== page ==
Why this picture?
Take a look at that temperature graph. Notice that it has a little “high bump” about the 12th to 16th, then a low trough from about the 19th – 27th; then reverts to warm from the 29th to now. (Yes, it’s been nice this las few days :-)
OK, I had started some seeds very early indoors. Some beans, squash, lettuces. Etc. I usually do this as it lets you get an “early jump” on the spring garden. Nominally our “last frost” is April 15th (as a conservative always OK to plant date) but usually it is some time in February or March. (Notice we didn’t get a frost problem on that graph).
So I typically start some “standards” in pots indoors.. First warm week, out they go into the garden. Typically, once things warm up, they stay warm and clear until next fall. At least, that’s been the pattern here in the 30 ish years I’ve lived here. Maybe the odd cold day or two, but not weeks in a row.
Well, this time is different…
I planted out in that warm bump in the middle of the month. Then the cold returned.
With it was incessant rain. A cold dank dark overcast kind of weather. More like winter than our usual Spring “dump of thunderstorm then sun”.
Into the Garden
So I got to watch my newly planted out garden cope with this. The first couple of warm days, things grew nicely. Then, under the cold dark overcast, many things just died (the squash, for example) and what didn’t die, just sat there. Even the Kale didn’t grow much. A little, but not thriving. The beans made sickly little spindly runners up the trellis, all the while having the two large main leaves get shriveled, nibbled by bugs, and just ‘worn’ by wind and weather. I thought I was going to lose them all. ( I did lose about 4 out of 8 plants).
Now, this week, the sun has returned. Things are thriving. Kale is jumping up, the beans have a nice deep rich green color to the leaves and the ‘skinny tiny leaf’ parts are filling in nicely. Plants are now growing fast enough to stay ahead of the bugs and birds, so less of a ‘moth eaten’ (literally!) look to the older leaves.
It is very clear to me that while the temperature was important, just as important was simply the level of brightness of the sun. Even the “cold tolerant” plants were sulking. Not from the cool, but from the shade.
To me, this says that we’ve missed the point on “The Dark Ages” famine. We’ve missed the point on the risks of another Iceland eruption. Yes, they make things cooler. But: You can’t just plant peas and kale instead of green beans and squash and stay fed. Not as an individual, nor as a country. My peas didn’t die in the cold, but they did just stay small and waited for the sun. They have roughly doubled now that I’ve got sun again. My radishes sprouted, and grew in a slow halting way; but now they are making good growth and starting to make edible roots. A plant needs to be thriving to have excess energy to store for our food, not just ‘hanging on’.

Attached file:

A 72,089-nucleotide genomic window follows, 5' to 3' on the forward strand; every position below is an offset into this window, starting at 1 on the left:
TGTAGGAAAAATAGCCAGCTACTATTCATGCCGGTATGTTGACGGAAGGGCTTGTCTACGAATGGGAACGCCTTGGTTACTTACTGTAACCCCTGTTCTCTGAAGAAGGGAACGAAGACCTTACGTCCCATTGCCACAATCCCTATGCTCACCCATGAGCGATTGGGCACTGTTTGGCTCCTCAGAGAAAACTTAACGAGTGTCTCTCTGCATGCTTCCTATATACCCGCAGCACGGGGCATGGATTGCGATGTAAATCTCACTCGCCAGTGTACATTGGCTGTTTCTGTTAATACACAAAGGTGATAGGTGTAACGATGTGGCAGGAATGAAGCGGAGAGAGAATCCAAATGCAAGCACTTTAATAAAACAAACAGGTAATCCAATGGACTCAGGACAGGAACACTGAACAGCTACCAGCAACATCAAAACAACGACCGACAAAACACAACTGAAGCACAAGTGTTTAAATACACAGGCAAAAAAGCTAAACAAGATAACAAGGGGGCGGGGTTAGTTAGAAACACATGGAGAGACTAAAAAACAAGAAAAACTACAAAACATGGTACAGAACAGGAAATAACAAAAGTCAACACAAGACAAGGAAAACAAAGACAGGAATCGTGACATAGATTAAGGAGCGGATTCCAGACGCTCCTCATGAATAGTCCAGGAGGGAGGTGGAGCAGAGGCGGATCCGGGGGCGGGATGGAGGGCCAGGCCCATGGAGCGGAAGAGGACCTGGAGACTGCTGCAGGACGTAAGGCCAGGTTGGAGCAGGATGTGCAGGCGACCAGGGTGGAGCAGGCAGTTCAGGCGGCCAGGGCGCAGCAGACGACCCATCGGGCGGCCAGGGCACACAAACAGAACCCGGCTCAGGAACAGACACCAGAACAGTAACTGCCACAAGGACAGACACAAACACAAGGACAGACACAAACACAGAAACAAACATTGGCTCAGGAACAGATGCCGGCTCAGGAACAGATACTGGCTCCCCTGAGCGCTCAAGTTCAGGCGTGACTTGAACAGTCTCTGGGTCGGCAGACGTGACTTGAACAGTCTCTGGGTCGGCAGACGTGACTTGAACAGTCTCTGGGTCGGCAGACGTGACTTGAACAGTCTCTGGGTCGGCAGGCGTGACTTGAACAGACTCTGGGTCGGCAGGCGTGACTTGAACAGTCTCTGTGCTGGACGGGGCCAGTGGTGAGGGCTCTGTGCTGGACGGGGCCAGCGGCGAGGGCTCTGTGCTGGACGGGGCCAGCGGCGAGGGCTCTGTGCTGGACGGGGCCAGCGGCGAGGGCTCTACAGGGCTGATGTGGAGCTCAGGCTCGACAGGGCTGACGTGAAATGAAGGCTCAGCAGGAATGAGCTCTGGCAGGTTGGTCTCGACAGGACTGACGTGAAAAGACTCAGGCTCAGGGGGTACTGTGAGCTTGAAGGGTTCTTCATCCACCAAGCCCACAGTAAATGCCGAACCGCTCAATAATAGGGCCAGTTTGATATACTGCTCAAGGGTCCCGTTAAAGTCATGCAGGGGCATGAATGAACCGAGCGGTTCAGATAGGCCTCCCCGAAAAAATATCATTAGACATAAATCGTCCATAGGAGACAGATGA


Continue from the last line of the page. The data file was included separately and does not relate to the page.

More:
It’s All About The Clouds
No, we can do nothing to grow a decent crop if the cold comes with heavy clouds. As cold tends to do in the Dark Ages type of catastrophe. One day of sun produced more growth than 5 days of clouds and pouring rain. In addition to “degree days” as a maturity metric, we need a “sun days” as a productivity metric. (For what it’s worth, in 4 days of sun I’ve had 3 potted plants already dry out and start to get curled browned leaves… the sun cuts both ways if you forget to water…)
IMHO, knowing the global cloud cover is more important to knowing global food productivity than in presently believed. (and probably with it grain prices). We use “degree-days” to good effect party as it will have a very strong correlation with sun. BUt they quantity of crop still varies even with the same degree-days at maturity. Just like water, nitrogen, phosphorus, et.al.; sun is a limiting nutrient. Fall below the threshold, the rest doesn’t matter.
Once the other issues are met, it really is all about the clouds…
That, then, also means that we really are not in a position to predict global food productivity in any coming “climate change” as folks have substantially focused only on temperature and not on cloud / sunlight levels. To the extent we have volcanic haze or GCR clouds, there will be impacts we are not expecting just from the reduction of photons; even if the planetary heat budget stays the same.
Today, I’ve gone back under the clouds. Not too bad, yet. Still some sun under the edges. More like a typical Spring pattern. Sun and cloud taking turns. If tomorrow turns back into a solid, dark, cold deck, then my garden will stop growing. For now I’m hoping that even 3 or 4 hours of sun is enough for some ‘threshold’ of growth to be reached. That, and I’m going back for a bit of ‘sun time” with the bunnies and a cup of tea ;-) Yes, it’s time to “Make fun while the sun shines!”